As Willson Contreras heads to arbitration — with no long-term extension in sight — the Chicago Cubs catcher seems at peace

·3 min read

Chicago Cubs catcher Willson Contreras appeared in good spirits Wednesday.

He has learned over the last four years how to deal with off-the-field stuff. Contreras remembers hearing his name come up in trade rumors in 2019 and felt distracted by the chatter and uncertainty. Similar speculation carried into the next two seasons, and he learned to take a “whatever happens, happens” approach.

“Now I’m good with it,” Contreras said. “When you hear trade rumors because you’re doing something good on the field, another team might want (you). And I understand that the Chicago Cubs are in a rebuild right now. If they can get good packages, they’re going to do whatever they do best for the team.”

So when Contreras and the Cubs could not agree Tuesday on his salary for 2022 — his final year of arbitration — he sounded at peace with what might follow in the coming months. An arbitration hearing will settle whether he receives the $10.25 million he filed for or the Cubs’ $9 million figure.

“I’m happy to be here,” Contreras said. “I’m looking forward to playing baseball. And that’s one thing that I can control.”

Contreras said when he arrived at camp that he wasn’t interested in talking to the Cubs about a contract extension once the season began. Fifteen days before opening day, that stance had not softened.

Contreras said there wouldn’t be time for those type of negotiations in season. Asked if he ever has felt close to getting a long-term deal done with the Cubs, Contreras replied, “No, not really.”

“I‘m not focused on getting an extension, I’m not focused on the arbitration case,” Contreras said. “I’m focused on winning, I’m focused on competing on the field with my teammates and I’m focused on being the best that I can be for them.”

Manager David Ross is confident Contreras’ contract situation won’t be a distraction.

“Willson’s in a good headspace,” Ross said. “I don’t know that I’ve seen him in such a good place since I’ve been here. He seems eager to lead, to set an example.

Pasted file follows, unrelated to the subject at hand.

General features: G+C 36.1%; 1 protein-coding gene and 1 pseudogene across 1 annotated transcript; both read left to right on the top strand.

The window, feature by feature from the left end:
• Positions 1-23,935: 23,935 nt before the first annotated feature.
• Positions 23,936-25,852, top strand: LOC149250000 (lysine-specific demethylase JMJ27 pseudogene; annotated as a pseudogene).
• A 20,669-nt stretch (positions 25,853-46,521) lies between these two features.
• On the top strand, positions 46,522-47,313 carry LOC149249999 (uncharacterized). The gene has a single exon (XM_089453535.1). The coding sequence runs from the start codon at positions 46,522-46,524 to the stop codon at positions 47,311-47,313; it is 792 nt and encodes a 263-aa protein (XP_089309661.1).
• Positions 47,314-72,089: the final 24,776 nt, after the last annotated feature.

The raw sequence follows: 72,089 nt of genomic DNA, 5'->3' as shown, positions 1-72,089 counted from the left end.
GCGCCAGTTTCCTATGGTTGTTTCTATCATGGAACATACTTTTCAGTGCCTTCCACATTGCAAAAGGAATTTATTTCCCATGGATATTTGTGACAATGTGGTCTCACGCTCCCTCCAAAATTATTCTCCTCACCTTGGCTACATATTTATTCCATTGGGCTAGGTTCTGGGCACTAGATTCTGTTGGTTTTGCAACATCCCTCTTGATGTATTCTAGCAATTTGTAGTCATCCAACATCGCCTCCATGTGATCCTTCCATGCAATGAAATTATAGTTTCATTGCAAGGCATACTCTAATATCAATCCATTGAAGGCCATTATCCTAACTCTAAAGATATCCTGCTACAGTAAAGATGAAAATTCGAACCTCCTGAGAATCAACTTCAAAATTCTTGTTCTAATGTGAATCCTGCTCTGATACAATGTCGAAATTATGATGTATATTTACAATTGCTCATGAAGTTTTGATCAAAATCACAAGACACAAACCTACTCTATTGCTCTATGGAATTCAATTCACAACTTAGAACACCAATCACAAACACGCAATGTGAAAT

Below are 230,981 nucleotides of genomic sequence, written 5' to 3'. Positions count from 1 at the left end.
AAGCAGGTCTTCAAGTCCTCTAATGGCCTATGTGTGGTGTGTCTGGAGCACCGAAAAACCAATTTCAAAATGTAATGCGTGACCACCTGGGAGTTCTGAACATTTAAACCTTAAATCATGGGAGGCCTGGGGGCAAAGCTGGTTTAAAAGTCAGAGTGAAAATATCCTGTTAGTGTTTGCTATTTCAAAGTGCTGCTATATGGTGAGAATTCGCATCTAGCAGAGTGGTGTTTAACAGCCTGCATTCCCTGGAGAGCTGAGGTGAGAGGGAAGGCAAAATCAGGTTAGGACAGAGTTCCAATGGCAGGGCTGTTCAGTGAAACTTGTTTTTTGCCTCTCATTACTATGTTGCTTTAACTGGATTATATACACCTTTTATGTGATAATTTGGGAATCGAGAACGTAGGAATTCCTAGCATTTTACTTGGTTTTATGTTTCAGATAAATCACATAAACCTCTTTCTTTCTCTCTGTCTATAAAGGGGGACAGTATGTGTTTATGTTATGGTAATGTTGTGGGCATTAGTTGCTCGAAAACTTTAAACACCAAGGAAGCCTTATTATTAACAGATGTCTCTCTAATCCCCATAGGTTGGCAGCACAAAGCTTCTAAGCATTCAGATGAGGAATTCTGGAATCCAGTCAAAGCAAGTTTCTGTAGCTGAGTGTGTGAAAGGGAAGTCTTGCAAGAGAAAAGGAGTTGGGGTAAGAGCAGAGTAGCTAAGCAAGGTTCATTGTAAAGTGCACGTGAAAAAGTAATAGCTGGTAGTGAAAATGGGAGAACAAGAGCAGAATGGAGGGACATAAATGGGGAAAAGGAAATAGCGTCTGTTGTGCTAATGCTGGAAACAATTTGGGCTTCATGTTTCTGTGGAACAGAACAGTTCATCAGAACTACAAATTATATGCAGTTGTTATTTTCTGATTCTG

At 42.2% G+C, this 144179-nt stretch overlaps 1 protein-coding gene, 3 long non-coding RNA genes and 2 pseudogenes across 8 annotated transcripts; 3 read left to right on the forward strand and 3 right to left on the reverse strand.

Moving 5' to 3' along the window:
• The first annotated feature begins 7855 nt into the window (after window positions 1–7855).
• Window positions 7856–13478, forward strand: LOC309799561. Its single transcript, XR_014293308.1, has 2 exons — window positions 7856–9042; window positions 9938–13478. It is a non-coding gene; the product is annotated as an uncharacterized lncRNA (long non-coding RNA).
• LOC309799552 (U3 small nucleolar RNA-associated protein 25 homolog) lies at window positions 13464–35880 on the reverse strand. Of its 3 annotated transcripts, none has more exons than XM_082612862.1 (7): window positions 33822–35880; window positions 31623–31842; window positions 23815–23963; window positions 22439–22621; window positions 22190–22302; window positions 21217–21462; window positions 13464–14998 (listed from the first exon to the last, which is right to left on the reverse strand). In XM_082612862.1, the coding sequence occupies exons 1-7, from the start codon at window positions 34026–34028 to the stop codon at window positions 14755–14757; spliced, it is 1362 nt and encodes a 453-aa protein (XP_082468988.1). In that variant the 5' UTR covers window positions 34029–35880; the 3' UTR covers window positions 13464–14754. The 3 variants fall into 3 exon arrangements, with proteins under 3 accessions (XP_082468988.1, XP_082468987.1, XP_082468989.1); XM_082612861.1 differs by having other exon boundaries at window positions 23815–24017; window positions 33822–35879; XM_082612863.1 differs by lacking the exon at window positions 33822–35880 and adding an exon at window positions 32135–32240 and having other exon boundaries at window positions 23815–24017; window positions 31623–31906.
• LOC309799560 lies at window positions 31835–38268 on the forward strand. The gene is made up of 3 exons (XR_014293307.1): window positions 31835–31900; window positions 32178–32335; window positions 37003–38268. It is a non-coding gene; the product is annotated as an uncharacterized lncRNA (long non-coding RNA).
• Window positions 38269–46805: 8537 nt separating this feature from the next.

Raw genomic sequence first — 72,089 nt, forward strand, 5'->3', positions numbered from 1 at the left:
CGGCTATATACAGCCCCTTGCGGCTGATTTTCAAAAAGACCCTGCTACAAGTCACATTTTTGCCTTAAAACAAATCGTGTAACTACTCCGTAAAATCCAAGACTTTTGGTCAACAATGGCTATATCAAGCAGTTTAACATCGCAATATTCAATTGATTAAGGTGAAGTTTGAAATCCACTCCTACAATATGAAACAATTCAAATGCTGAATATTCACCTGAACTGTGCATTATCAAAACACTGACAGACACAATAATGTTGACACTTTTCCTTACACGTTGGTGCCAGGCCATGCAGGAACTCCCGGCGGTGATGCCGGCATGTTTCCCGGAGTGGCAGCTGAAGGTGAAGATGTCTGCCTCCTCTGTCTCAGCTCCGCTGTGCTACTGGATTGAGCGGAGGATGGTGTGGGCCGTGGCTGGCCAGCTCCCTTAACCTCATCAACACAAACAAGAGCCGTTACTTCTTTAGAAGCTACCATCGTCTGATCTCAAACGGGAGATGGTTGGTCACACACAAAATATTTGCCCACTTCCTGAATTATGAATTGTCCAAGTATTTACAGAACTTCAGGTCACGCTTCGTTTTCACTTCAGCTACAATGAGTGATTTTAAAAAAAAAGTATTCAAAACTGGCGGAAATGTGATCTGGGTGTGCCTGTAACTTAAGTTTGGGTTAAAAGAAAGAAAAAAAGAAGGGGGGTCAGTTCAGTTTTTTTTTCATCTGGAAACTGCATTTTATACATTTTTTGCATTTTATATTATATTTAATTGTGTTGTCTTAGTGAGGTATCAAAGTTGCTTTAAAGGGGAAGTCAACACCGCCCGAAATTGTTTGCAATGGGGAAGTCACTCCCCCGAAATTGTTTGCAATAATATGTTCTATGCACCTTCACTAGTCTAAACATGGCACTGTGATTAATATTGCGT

“He understands he’s going to make a lot of money either way. The details get worked out. His job’s just to go play. Can’t control any of those extra factors.”

Given how the Cubs handled the trade deadline last year with stars in their final season before free agency — trading away Javier Báez, Kris Bryant and Anthony Rizzo — it shouldn’t be a surprise if they use the same strategy again.

“You appreciate what you have while you have it,” Ross said. “I don’t want to get too far ahead any of that stuff. For me, it’s about appreciating the All-Stars that you have and the guys that have real talent.

“He carries a lot of the reputation and some of the things that we’ve established here, so that’s important.”

Contreras’ attention is centered more on getting to know the new pitchers and working to be on the same page than on what uniform he might be wearing in five months. He caught Marcus Stroman in a game for the first time Wednesday.

Afterward, Stroman spoke highly of Contreras, who had caught some of the right-hander’s bullpen sessions. Regular communication is part of the process.

“It’s all about developing a feel for each other,” Stroman said. “And the only way to do that is by getting out on the field and actually doing it. Two weeks until the season, and we’ll try to do as much as we can in that time.”